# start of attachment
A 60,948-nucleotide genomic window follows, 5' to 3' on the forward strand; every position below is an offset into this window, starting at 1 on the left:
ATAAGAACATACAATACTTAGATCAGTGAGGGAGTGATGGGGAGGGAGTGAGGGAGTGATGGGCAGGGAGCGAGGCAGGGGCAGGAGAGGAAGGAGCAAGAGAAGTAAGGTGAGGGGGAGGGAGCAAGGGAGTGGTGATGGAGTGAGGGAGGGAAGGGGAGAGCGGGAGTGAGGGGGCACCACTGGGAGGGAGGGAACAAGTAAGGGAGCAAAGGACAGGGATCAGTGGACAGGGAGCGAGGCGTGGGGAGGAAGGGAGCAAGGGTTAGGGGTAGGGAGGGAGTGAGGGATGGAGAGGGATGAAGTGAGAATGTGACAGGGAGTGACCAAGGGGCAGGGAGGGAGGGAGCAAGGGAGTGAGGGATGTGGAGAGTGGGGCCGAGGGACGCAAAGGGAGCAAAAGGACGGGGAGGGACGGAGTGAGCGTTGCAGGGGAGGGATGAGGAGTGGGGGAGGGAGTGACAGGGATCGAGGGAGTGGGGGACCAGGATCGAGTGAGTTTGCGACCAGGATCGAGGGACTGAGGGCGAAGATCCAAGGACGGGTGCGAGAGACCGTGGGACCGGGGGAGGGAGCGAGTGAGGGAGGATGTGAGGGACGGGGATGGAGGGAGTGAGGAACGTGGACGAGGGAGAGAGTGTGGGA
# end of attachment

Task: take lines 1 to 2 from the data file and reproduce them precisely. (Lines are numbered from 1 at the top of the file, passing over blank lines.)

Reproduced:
A 60,948-nucleotide genomic window follows, 5' to 3' on the forward strand; every position below is an offset into this window, starting at 1 on the left:
ATAAGAACATACAATACTTAGATCAGTGAGGGAGTGATGGGGAGGGAGTGAGGGAGTGATGGGCAGGGAGCGAGGCAGGGGCAGGAGAGGAAGGAGCAAGAGAAGTAAGGTGAGGGGGAGGGAGCAAGGGAGTGGTGATGGAGTGAGGGAGGGAAGGGGAGAGCGGGAGTGAGGGGGCACCACTGGGAGGGAGGGAACAAGTAAGGGAGCAAAGGACAGGGATCAGTGGACAGGGAGCGAGGCGTGGGGAGGAAGGGAGCAAGGGTTAGGGGTAGGGAGGGAGTGAGGGATGGAGAGGGATGAAGTGAGAATGTGACAGGGAGTGACCAAGGGGCAGGGAGGGAGGGAGCAAGGGAGTGAGGGATGTGGAGAGTGGGGCCGAGGGACGCAAAGGGAGCAAAAGGACGGGGAGGGACGGAGTGAGCGTTGCAGGGGAGGGATGAGGAGTGGGGGAGGGAGTGACAGGGATCGAGGGAGTGGGGGACCAGGATCGAGTGAGTTTGCGACCAGGATCGAGGGACTGAGGGCGAAGATCCAAGGACGGGTGCGAGAGACCGTGGGACCGGGGGAGGGAGCGAGTGAGGGAGGATGTGAGGGACGGGGATGGAGGGAGTGAGGAACGTGGACGAGGGAGAGAGTGTGGGA